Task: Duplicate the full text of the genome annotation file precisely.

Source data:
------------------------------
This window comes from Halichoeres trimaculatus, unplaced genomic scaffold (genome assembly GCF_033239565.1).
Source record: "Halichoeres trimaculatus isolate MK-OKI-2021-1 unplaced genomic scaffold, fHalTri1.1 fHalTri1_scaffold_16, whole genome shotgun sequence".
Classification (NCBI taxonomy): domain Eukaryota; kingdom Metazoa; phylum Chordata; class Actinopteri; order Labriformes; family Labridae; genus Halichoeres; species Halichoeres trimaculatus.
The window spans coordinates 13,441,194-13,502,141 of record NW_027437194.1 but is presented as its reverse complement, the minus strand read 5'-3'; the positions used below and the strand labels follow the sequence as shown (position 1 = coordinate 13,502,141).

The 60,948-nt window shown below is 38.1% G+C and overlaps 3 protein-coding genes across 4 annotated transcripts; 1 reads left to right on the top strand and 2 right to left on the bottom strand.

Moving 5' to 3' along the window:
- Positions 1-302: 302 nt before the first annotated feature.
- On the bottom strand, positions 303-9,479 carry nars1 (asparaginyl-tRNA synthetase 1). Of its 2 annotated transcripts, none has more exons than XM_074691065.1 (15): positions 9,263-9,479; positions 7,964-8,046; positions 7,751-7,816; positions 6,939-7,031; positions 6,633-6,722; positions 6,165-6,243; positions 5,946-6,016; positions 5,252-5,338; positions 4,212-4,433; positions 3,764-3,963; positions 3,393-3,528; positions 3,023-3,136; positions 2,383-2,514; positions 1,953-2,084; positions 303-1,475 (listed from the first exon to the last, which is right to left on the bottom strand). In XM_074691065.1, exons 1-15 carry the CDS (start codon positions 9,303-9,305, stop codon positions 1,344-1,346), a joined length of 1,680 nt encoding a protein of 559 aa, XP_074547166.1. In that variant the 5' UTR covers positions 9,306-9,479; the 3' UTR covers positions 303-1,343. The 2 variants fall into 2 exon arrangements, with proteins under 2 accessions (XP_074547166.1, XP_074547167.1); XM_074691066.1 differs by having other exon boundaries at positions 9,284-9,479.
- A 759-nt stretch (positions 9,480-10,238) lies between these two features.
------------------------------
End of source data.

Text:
This window comes from Halichoeres trimaculatus, unplaced genomic scaffold (genome assembly GCF_033239565.1).
Source record: "Halichoeres trimaculatus isolate MK-OKI-2021-1 unplaced genomic scaffold, fHalTri1.1 fHalTri1_scaffold_16, whole genome shotgun sequence".
Classification (NCBI taxonomy): domain Eukaryota; kingdom Metazoa; phylum Chordata; class Actinopteri; order Labriformes; family Labridae; genus Halichoeres; species Halichoeres trimaculatus.
The window spans coordinates 13,441,194-13,502,141 of record NW_027437194.1 but is presented as its reverse complement, the minus strand read 5'-3'; the positions used below and the strand labels follow the sequence as shown (position 1 = coordinate 13,502,141).

The 60,948-nt window shown below is 38.1% G+C and overlaps 3 protein-coding genes across 4 annotated transcripts; 1 reads left to right on the top strand and 2 right to left on the bottom strand.

Moving 5' to 3' along the window:
- Positions 1-302: 302 nt before the first annotated feature.
- On the bottom strand, positions 303-9,479 carry nars1 (asparaginyl-tRNA synthetase 1). Of its 2 annotated transcripts, none has more exons than XM_074691065.1 (15): positions 9,263-9,479; positions 7,964-8,046; positions 7,751-7,816; positions 6,939-7,031; positions 6,633-6,722; positions 6,165-6,243; positions 5,946-6,016; positions 5,252-5,338; positions 4,212-4,433; positions 3,764-3,963; positions 3,393-3,528; positions 3,023-3,136; positions 2,383-2,514; positions 1,953-2,084; positions 303-1,475 (listed from the first exon to the last, which is right to left on the bottom strand). In XM_074691065.1, exons 1-15 carry the CDS (start codon positions 9,303-9,305, stop codon positions 1,344-1,346), a joined length of 1,680 nt encoding a protein of 559 aa, XP_074547166.1. In that variant the 5' UTR covers positions 9,306-9,479; the 3' UTR covers positions 303-1,343. The 2 variants fall into 2 exon arrangements, with proteins under 2 accessions (XP_074547166.1, XP_074547167.1); XM_074691066.1 differs by having other exon boundaries at positions 9,284-9,479.
- A 759-nt stretch (positions 9,480-10,238) lies between these two features.